INDIA: Vocational education upgraded

India's Education Ministry is revamping its vocational education programmes aiming to create a bank of skilled manpower for ageing developed nations over the coming decades. With the Ministry of Labour, education officials are developing a vocational education qualifications framework to end the country's dependence on informal training.

Education Minister Kapil Sibal has said in the next 10 years developed nations would turn to India for a young workforce. According to 2009 estimates only 5.3% of India's population is older than 65, and 63% are aged between 15 and 65 comprising the country's working population. Workers under 14 are child labourers.

In contrast, populations in many developed countries are ageing, and the proportion of their workforce to the retired is decreasing - largely a consequence of declining birth rates and improving health care. The US Census Bureau has projected the European Union will see a 14% decrease in its workforce by 2030.

The National Knowledge Commission, or NKC, a think-tank headed by inventor, entrepreneur and policy-maker Sam Pitroda, had recommended India focus on market-oriented skills for its young population. This would reduce the number of the 'educated employed' and capitalise on its age advantage.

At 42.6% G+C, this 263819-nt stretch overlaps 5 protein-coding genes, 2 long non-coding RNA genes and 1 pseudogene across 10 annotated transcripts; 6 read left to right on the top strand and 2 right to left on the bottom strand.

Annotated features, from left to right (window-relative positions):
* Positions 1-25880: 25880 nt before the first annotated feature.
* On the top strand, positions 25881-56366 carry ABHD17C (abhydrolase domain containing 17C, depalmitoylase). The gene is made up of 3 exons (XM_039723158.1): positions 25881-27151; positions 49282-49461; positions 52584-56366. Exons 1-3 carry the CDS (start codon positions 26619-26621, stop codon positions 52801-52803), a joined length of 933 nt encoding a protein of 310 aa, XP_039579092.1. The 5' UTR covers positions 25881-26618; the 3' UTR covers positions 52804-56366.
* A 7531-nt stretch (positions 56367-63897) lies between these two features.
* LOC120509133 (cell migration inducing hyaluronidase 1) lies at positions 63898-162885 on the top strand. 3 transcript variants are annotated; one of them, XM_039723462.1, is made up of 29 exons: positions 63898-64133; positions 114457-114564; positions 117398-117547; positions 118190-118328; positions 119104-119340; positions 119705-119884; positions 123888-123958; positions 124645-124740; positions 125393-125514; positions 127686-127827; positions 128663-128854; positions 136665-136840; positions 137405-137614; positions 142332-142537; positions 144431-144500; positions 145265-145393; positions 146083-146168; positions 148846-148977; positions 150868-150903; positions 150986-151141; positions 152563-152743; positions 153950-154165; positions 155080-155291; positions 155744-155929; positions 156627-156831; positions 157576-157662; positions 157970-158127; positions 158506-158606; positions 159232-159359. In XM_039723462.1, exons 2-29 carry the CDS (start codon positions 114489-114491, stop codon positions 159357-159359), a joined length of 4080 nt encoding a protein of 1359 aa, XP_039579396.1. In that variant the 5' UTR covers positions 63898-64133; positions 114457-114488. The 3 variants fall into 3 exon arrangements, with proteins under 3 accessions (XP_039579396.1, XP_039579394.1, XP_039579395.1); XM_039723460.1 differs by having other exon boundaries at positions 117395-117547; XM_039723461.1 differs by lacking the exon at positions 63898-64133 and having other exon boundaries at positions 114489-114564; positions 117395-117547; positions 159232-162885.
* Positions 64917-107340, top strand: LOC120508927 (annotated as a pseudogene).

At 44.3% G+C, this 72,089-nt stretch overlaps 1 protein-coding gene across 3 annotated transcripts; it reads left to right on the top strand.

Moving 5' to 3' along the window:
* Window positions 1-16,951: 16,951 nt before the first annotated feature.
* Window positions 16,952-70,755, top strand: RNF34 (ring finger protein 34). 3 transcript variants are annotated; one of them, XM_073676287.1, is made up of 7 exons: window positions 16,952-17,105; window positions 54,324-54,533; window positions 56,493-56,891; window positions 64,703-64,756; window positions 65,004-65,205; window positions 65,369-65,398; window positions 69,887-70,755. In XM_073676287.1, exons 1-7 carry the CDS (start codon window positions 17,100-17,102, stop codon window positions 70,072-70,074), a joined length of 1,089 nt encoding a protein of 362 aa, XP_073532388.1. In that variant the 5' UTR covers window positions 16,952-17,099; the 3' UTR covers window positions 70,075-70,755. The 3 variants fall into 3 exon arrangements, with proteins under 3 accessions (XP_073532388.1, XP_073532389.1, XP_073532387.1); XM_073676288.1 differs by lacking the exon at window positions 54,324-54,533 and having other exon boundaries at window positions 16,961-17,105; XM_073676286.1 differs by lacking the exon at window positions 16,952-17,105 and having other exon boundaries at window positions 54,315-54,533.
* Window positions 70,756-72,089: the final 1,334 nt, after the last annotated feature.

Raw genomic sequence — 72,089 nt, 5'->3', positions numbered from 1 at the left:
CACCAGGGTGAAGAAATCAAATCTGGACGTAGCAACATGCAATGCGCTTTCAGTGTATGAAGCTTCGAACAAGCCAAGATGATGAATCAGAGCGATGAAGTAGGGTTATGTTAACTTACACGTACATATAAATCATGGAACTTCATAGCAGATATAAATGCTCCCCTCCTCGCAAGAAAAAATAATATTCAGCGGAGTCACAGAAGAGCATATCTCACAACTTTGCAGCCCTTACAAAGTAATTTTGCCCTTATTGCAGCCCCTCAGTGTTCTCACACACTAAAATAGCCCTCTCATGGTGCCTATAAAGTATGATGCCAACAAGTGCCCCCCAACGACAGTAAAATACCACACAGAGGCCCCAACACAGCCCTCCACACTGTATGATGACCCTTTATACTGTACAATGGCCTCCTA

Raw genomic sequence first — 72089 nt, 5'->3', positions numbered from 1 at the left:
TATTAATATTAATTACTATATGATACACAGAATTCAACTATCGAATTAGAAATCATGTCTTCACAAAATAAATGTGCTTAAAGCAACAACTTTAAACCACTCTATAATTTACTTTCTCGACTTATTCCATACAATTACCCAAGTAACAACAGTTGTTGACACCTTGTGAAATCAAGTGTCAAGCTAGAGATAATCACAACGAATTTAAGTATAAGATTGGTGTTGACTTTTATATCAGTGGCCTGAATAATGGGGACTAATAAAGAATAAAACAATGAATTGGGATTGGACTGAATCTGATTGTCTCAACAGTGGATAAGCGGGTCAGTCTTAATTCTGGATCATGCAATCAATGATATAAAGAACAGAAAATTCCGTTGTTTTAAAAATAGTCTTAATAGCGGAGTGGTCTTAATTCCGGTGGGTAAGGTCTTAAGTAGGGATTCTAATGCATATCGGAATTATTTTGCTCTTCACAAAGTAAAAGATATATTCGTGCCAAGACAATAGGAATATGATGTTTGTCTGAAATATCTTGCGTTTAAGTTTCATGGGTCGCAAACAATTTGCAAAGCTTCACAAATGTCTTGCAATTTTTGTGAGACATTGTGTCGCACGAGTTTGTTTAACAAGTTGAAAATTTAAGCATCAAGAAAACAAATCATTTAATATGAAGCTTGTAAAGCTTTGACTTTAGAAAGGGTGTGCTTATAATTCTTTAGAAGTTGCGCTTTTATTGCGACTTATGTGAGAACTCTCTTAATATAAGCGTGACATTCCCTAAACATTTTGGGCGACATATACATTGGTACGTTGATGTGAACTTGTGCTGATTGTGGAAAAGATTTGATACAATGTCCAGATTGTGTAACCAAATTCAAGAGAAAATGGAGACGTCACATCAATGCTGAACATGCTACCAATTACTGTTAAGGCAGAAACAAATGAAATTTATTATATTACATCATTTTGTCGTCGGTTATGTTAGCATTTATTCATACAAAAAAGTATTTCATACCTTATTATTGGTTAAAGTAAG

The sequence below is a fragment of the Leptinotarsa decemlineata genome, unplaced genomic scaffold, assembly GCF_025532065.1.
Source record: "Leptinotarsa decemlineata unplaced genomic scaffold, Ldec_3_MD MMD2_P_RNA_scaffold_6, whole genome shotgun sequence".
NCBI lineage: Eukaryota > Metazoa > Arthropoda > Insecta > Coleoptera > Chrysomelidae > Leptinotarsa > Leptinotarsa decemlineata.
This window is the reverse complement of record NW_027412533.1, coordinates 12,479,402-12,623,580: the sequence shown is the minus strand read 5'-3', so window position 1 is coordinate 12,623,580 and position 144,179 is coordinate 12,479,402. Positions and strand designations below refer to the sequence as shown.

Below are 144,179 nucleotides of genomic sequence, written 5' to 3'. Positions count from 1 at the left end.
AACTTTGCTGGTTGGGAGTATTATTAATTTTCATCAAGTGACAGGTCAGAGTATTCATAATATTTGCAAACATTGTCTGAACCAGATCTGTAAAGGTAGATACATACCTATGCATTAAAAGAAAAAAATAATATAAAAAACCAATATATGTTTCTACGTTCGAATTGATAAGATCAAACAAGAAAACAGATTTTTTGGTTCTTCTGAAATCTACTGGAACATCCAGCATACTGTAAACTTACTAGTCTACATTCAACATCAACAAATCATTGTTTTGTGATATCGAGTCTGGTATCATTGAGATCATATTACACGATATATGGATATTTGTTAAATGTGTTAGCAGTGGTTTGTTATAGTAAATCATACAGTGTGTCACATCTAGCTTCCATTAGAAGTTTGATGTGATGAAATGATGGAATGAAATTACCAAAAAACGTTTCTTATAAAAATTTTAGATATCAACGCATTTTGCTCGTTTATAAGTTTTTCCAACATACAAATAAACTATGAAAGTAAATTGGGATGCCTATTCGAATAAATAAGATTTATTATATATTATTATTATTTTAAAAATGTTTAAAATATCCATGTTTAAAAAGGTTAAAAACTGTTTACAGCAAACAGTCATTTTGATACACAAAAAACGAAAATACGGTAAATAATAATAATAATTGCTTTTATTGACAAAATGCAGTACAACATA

India has already set up a national skill development mission under the prime minister. The goal was to train a million Indians a year in a variety of skills but, two years after it was set up, the mission has failed to meet its mandate.

"There is no minimum standard of training and no fixed curriculum. Those students who do undergo such training are also not up to market standards," said a senior ministry official, adding that the framework would provide nationally recognised, consistent standards and qualifications.

"It will also facilitate mobility within education. Today, anyone who opts for vocational education is unable to go back to college or university. But the framework will allow such mobility," the official said.

Industry representatives welcomed the idea: "Setting up minimum standards of qualifications was long overdue," said Sushant Kumar, Account Director at Starcom, a leading advertising agency. "Most graduates we hire, both from universities and vocational institutions, have to unlearn what they have learned."